Not only beaten for the first time in his career but knocked out with a series of stunning left hooks from a brilliant Floyd Mayweather in the 10th round of their scheduled 12-round WBC welterweight title fight, Hatton’s first words over the public address system at the MGM Grand Garden Arena were: “What a fluke that were.”
Only a man who knew he was comprehensively beaten by a better boxer and, against expectation, puncher, could have said that, especially with an adoring band of followers that would have allowed him to have lost with very little dignity at all. But such has Hatton conducted himself, not just over the build-up to this showdown but throughout a 44-fight career.
A ready charm and sincere modesty has made the 29-year-old Mancunian a folk hero among his fans, some 20,000 of whom were believed to have descended on Vegas this weekend. Only 4,000 were allocated tickets for the fight but the numbers that made it into the 18,000-capacity arena by the time the first bell sounded appeared to be closer to six figures.
You knew something big had been in the offing. After all, it’s not every day you bump into a legend like Emanuel Steward as he’s buying your morning paper, take a stroll around the corner and see Marco Antonio Barrera posing with fans for pictures and then walk into a press centre and see Bernard Hopkins and Joe Calzaghe throwing insults at each other while Lennox Lewis looks on.
If you still weren’t sure a major event was in the works, there was no mistaking it as that extraordinary morning was played out against a background wall of noise from hundreds of Ricky Hatton fans singing their hearts out in a nearby casino bar at the MGM Grand hotel having partied through the night.
And that was just Friday, before even the weigh-in, which turned out to be an event in itself.
Ring announcer Michael Buffer introduced Tom Jones to sing God Save The Queen although it had already been sung countless times during the week. But the Hatton army let their hero down shortly afterwards by drowning out the singing of the Star Spangled Banner with boos and whistles, an insult to patriotic Americans in their own backyard which lost many of the friends they had gained during a boozy but good-natured week on the Vegas Strip.
By the time Hatton entered the ring to the strains of Blue Moon the good vibes were all positive again and Mayweather added to the intensity by dispensing with his usual ring-walk theatrics and marching straight to his corner without pageantry.
It all contributed to a furious start to the contest, Hatton bursting out of his corner as expected but carelessly being the first to get caught as he walked onto a left hook from Mayweather. It proved to be ominous.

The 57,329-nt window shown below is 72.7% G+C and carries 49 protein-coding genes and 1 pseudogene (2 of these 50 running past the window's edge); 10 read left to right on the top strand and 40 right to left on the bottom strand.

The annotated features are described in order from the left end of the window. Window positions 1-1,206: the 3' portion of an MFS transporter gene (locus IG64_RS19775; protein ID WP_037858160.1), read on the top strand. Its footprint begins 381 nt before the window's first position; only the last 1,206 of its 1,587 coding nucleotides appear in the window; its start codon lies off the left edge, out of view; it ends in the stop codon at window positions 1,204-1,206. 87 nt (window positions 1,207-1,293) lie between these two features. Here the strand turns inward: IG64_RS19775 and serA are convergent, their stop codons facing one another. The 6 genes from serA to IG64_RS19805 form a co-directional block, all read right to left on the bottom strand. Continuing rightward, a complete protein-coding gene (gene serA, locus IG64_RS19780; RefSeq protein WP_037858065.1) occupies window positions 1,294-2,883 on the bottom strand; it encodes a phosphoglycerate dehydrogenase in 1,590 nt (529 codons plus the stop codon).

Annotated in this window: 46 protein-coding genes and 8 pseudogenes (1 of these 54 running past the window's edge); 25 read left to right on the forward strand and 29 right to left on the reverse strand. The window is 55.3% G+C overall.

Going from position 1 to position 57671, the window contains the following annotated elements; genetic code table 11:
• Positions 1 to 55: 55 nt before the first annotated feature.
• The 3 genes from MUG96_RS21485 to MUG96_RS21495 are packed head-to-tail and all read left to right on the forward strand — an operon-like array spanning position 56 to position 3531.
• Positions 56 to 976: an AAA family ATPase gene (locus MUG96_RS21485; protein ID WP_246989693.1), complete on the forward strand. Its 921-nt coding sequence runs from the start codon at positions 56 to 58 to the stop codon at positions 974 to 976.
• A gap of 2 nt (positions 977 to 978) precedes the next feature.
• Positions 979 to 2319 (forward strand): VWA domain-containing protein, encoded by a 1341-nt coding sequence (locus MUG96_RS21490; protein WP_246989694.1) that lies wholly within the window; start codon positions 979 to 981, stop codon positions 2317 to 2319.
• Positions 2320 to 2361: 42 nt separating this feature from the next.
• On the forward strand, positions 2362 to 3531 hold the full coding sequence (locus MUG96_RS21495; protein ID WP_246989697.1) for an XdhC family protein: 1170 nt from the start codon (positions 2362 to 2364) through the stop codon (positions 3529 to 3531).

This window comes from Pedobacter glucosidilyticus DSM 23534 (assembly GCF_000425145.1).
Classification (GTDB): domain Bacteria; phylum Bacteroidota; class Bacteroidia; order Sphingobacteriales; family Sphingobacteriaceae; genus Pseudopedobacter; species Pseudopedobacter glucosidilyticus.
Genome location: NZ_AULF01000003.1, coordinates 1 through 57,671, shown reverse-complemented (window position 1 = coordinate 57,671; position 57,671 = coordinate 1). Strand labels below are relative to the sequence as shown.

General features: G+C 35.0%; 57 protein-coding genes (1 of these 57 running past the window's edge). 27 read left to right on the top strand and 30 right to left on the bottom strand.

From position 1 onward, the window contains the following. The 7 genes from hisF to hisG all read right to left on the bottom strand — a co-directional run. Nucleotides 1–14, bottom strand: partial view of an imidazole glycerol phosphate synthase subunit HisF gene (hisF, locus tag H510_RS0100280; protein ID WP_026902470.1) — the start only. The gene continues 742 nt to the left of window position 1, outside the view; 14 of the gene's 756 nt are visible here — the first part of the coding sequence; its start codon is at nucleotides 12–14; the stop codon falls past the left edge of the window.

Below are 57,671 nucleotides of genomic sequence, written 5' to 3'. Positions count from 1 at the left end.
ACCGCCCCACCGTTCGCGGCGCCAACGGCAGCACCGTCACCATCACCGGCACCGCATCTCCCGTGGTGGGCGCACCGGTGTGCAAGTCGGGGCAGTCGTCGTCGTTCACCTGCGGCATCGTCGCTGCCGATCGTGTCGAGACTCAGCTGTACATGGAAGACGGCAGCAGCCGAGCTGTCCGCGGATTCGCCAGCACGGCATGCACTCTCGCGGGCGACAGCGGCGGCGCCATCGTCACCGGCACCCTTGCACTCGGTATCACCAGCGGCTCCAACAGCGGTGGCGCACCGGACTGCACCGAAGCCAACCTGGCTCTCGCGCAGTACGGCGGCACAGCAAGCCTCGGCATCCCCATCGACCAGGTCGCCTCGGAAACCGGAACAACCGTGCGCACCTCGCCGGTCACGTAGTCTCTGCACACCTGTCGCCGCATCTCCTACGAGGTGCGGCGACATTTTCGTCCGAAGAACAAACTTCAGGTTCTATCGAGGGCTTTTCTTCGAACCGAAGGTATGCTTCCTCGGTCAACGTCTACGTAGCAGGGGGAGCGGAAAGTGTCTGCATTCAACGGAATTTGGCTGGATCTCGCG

Hatton continued to unsettle the American but you don’t get to be the best pound-for-pound fighter on the planet without thinking on your feet and Mayweather quickly adjusted and adapted to the Englishman’s rough and ready come-forward style, denying him the opportunity to deploy his stock-in-trade body shots and meeting fire with fire as he played Hatton at his own game.
It resulted in Hatton’s frustration getting the better of him in the sixth round. Referee Joe Cortez had done little to let the boxers get on with it, frequently breaking them up when others may have been less officious, docked Hatton a point for hitting Mayweather on the back of the head as he bundled the American between the ropes. While there was no disputing the punishment, Cortez was being inconsistent having only warned Mayweather for the same infringement in the second round.
But that was Hatton’s only true complaint and as he trailed on the scorecard and chased a knockout he left himself wide open to Mayweather’s left hook, which sent Manchester’s finest crashing to the canvas for only the second time in his career.
A third visit moments later saw Cortez call it off and when it was all over there was nothing left for Hatton to give but respect, something he got back from Mayweather for the first time in 14 weeks.
“Ricky is one hell of a fighter,” Mayweather said later. “I’ve got the utmost respect for him. I told you it would be a toe-to-toe battle and it was. I knew this kid was going to bring his ‘A’ game because he is tough as nails. I knew I would have to show versatility because he was rough and tough.”
Hatton said: “He used the right tactics and wasn’t scared when we got in close to give me a bit of the rough stuff back. That’s what a good champion is all about. I said it before the fight and it’s still true, he’s the best pound-for-pound fighter in the world today.”